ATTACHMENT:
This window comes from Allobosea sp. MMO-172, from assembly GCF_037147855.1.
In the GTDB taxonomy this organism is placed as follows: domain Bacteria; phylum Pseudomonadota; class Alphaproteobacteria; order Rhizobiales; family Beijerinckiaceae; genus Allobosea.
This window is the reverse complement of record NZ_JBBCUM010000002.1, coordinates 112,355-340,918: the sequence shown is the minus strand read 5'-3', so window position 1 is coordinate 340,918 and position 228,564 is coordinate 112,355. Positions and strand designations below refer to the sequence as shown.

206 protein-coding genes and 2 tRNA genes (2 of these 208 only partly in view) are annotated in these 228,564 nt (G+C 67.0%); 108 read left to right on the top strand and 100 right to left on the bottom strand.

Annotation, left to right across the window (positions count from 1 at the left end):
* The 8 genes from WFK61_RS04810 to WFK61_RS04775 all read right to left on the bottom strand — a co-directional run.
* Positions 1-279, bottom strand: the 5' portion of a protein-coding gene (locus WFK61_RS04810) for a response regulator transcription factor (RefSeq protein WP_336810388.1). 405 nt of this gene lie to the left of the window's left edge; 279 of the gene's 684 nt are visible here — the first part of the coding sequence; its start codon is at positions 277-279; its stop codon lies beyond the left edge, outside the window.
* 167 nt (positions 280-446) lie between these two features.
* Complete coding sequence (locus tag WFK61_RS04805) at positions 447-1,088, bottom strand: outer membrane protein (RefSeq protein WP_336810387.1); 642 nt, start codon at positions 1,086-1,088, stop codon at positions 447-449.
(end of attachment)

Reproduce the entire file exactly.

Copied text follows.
This window comes from Allobosea sp. MMO-172, from assembly GCF_037147855.1.
In the GTDB taxonomy this organism is placed as follows: domain Bacteria; phylum Pseudomonadota; class Alphaproteobacteria; order Rhizobiales; family Beijerinckiaceae; genus Allobosea.
This window is the reverse complement of record NZ_JBBCUM010000002.1, coordinates 112,355-340,918: the sequence shown is the minus strand read 5'-3', so window position 1 is coordinate 340,918 and position 228,564 is coordinate 112,355. Positions and strand designations below refer to the sequence as shown.

206 protein-coding genes and 2 tRNA genes (2 of these 208 only partly in view) are annotated in these 228,564 nt (G+C 67.0%); 108 read left to right on the top strand and 100 right to left on the bottom strand.

Annotation, left to right across the window (positions count from 1 at the left end):
* The 8 genes from WFK61_RS04810 to WFK61_RS04775 all read right to left on the bottom strand — a co-directional run.
* Positions 1-279, bottom strand: the 5' portion of a protein-coding gene (locus WFK61_RS04810) for a response regulator transcription factor (RefSeq protein WP_336810388.1). 405 nt of this gene lie to the left of the window's left edge; 279 of the gene's 684 nt are visible here — the first part of the coding sequence; its start codon is at positions 277-279; its stop codon lies beyond the left edge, outside the window.
* 167 nt (positions 280-446) lie between these two features.
* Complete coding sequence (locus tag WFK61_RS04805) at positions 447-1,088, bottom strand: outer membrane protein (RefSeq protein WP_336810387.1); 642 nt, start codon at positions 1,086-1,088, stop codon at positions 447-449.